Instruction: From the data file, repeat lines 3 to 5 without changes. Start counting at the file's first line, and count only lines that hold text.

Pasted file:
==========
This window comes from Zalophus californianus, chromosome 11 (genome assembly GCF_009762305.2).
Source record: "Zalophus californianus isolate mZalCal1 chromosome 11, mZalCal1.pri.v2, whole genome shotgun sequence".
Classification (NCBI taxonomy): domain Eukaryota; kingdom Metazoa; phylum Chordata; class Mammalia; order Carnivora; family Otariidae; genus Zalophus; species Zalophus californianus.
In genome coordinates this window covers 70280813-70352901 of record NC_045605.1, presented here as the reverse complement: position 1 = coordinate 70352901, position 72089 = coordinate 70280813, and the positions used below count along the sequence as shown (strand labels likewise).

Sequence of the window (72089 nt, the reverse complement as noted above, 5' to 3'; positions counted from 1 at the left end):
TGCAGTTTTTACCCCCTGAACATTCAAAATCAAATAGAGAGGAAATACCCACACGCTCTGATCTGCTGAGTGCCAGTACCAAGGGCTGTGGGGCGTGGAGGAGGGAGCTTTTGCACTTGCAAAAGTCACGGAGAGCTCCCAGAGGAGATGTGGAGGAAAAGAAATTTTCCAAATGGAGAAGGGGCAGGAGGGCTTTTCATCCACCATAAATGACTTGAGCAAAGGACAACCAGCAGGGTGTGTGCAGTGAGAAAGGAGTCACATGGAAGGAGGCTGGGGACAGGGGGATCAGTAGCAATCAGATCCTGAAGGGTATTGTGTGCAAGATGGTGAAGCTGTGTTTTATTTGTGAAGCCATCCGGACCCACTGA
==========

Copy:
Classification (NCBI taxonomy): domain Eukaryota; kingdom Metazoa; phylum Chordata; class Mammalia; order Carnivora; family Otariidae; genus Zalophus; species Zalophus californianus.
In genome coordinates this window covers 70280813-70352901 of record NC_045605.1, presented here as the reverse complement: position 1 = coordinate 70352901, position 72089 = coordinate 70280813, and the positions used below count along the sequence as shown (strand labels likewise).

Sequence of the window (72089 nt, the reverse complement as noted above, 5' to 3'; positions counted from 1 at the left end):